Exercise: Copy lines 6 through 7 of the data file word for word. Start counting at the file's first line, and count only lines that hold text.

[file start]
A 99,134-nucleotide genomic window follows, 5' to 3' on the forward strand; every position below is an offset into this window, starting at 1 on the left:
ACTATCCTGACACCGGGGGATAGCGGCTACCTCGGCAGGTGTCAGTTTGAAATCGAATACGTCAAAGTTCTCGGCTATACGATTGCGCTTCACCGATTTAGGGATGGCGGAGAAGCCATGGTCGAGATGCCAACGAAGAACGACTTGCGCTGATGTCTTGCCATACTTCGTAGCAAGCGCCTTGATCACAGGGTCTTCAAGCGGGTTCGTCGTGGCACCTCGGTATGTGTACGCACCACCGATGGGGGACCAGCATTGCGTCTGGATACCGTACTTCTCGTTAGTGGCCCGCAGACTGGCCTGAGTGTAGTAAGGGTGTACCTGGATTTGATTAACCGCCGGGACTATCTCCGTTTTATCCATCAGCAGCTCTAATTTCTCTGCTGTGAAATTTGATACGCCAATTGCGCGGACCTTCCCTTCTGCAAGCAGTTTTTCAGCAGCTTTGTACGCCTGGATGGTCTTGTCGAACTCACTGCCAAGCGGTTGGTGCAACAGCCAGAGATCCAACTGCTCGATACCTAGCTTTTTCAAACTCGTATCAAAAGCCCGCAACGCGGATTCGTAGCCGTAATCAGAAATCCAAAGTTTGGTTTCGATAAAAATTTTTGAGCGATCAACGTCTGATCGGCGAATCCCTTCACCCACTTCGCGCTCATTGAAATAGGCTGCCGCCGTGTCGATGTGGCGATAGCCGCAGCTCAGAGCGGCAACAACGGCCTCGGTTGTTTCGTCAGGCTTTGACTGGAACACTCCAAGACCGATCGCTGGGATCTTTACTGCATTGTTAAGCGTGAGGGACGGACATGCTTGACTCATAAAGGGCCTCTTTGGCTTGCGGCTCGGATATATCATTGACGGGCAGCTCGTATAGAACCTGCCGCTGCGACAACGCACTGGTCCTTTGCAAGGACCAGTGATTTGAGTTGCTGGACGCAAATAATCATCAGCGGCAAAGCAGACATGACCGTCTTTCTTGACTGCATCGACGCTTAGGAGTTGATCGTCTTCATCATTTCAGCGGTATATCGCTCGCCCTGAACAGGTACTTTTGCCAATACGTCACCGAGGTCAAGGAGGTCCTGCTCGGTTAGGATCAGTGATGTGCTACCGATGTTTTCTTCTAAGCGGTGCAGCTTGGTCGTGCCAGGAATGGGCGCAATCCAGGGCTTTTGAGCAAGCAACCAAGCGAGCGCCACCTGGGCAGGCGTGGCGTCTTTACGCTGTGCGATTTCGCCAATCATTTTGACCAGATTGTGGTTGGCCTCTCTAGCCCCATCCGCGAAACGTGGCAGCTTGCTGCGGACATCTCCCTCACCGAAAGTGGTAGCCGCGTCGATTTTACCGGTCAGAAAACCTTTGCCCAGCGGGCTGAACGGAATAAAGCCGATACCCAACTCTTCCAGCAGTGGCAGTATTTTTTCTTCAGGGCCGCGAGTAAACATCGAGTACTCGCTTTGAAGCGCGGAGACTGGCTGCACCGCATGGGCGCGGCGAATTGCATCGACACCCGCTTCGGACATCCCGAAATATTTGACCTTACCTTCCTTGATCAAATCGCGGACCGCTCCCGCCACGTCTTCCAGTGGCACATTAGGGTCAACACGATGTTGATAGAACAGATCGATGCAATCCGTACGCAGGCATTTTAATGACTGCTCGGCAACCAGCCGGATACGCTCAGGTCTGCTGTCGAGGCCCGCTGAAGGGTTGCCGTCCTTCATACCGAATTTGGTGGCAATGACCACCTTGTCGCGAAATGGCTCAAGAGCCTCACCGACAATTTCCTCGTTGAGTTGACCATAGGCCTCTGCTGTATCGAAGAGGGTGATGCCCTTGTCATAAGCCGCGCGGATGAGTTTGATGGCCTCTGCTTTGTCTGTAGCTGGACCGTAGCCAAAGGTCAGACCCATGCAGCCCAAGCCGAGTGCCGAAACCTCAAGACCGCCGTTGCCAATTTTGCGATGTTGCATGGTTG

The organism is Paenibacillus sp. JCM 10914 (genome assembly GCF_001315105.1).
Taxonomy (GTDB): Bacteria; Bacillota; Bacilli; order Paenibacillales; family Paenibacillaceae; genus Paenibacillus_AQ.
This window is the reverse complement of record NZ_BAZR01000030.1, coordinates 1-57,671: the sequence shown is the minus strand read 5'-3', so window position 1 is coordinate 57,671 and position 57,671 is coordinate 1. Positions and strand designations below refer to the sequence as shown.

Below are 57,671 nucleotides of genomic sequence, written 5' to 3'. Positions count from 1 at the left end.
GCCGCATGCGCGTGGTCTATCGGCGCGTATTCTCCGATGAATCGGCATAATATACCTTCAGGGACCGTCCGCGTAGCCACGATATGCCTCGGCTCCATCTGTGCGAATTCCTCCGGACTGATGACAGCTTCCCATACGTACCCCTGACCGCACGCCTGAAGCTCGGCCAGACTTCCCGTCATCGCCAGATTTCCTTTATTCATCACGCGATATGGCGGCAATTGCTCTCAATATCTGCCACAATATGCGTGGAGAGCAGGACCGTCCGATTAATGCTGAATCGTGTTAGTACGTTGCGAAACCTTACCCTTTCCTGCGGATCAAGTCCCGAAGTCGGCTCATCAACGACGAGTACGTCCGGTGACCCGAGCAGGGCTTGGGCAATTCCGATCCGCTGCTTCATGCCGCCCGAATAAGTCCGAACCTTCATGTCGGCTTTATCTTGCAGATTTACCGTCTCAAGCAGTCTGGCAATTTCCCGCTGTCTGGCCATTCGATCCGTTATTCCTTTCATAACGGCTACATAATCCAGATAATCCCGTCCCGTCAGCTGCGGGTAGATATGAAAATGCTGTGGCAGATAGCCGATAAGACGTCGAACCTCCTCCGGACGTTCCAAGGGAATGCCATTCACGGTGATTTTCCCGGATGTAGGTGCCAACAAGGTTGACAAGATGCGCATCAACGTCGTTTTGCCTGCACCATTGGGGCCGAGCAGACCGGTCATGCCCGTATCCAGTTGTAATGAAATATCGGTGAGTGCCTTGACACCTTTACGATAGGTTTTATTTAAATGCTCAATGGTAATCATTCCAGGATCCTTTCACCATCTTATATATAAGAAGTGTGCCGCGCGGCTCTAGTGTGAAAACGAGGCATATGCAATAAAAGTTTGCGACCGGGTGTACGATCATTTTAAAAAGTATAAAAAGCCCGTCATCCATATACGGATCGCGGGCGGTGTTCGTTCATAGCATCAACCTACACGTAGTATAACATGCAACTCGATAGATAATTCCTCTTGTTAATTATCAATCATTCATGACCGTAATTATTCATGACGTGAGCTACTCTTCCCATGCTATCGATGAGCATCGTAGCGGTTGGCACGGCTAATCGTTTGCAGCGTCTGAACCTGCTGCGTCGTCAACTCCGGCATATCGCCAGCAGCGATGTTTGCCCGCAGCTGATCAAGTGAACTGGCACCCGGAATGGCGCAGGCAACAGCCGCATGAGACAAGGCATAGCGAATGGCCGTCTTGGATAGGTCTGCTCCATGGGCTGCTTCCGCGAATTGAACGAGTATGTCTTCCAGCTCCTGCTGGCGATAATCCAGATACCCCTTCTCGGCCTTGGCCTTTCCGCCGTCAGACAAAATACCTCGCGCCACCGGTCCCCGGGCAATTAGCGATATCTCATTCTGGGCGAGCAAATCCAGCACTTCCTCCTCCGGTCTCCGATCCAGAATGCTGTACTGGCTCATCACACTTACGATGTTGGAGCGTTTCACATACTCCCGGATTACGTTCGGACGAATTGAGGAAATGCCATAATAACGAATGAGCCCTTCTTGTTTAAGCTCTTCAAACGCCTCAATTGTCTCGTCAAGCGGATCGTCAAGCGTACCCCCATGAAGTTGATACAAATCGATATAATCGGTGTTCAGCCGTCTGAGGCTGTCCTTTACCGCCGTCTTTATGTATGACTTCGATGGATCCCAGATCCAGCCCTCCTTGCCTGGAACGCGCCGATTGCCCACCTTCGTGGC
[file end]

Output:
Below are 57,671 nucleotides of genomic sequence, written 5' to 3'. Positions count from 1 at the left end.
GCCGCATGCGCGTGGTCTATCGGCGCGTATTCTCCGATGAATCGGCATAATATACCTTCAGGGACCGTCCGCGTAGCCACGATATGCCTCGGCTCCATCTGTGCGAATTCCTCCGGACTGATGACAGCTTCCCATACGTACCCCTGACCGCACGCCTGAAGCTCGGCCAGACTTCCCGTCATCGCCAGATTTCCTTTATTCATCACGCGATATGGCGGCAATTGCTCTCAATATCTGCCACAATATGCGTGGAGAGCAGGACCGTCCGATTAATGCTGAATCGTGTTAGTACGTTGCGAAACCTTACCCTTTCCTGCGGATCAAGTCCCGAAGTCGGCTCATCAACGACGAGTACGTCCGGTGACCCGAGCAGGGCTTGGGCAATTCCGATCCGCTGCTTCATGCCGCCCGAATAAGTCCGAACCTTCATGTCGGCTTTATCTTGCAGATTTACCGTCTCAAGCAGTCTGGCAATTTCCCGCTGTCTGGCCATTCGATCCGTTATTCCTTTCATAACGGCTACATAATCCAGATAATCCCGTCCCGTCAGCTGCGGGTAGATATGAAAATGCTGTGGCAGATAGCCGATAAGACGTCGAACCTCCTCCGGACGTTCCAAGGGAATGCCATTCACGGTGATTTTCCCGGATGTAGGTGCCAACAAGGTTGACAAGATGCGCATCAACGTCGTTTTGCCTGCACCATTGGGGCCGAGCAGACCGGTCATGCCCGTATCCAGTTGTAATGAAATATCGGTGAGTGCCTTGACACCTTTACGATAGGTTTTATTTAAATGCTCAATGGTAATCATTCCAGGATCCTTTCACCATCTTATATATAAGAAGTGTGCCGCGCGGCTCTAGTGTGAAAACGAGGCATATGCAATAAAAGTTTGCGACCGGGTGTACGATCATTTTAAAAAGTATAAAAAGCCCGTCATCCATATACGGATCGCGGGCGGTGTTCGTTCATAGCATCAACCTACACGTAGTATAACATGCAACTCGATAGATAATTCCTCTTGTTAATTATCAATCATTCATGACCGTAATTATTCATGACGTGAGCTACTCTTCCCATGCTATCGATGAGCATCGTAGCGGTTGGCACGGCTAATCGTTTGCAGCGTCTGAACCTGCTGCGTCGTCAACTCCGGCATATCGCCAGCAGCGATGTTTGCCCGCAGCTGATCAAGTGAACTGGCACCCGGAATGGCGCAGGCAACAGCCGCATGAGACAAGGCATAGCGAATGGCCGTCTTGGATAGGTCTGCTCCATGGGCTGCTTCCGCGAATTGAACGAGTATGTCTTCCAGCTCCTGCTGGCGATAATCCAGATACCCCTTCTCGGCCTTGGCCTTTCCGCCGTCAGACAAAATACCTCGCGCCACCGGTCCCCGGGCAATTAGCGATATCTCATTCTGGGCGAGCAAATCCAGCACTTCCTCCTCCGGTCTCCGATCCAGAATGCTGTACTGGCTCATCACACTTACGATGTTGGAGCGTTTCACATACTCCCGGATTACGTTCGGACGAATTGAGGAAATGCCATAATAACGAATGAGCCCTTCTTGTTTAAGCTCTTCAAACGCCTCAATTGTCTCGTCAAGCGGATCGTCAAGCGTACCCCCATGAAGTTGATACAAATCGATATAATCGGTGTTCAGCCGTCTGAGGCTGTCCTTTACCGCCGTCTTTATGTATGACTTCGATGGATCCCAGATCCAGCCCTCCTTGCCTGGAACGCGCCGATTGCCCACCTTCGTGGC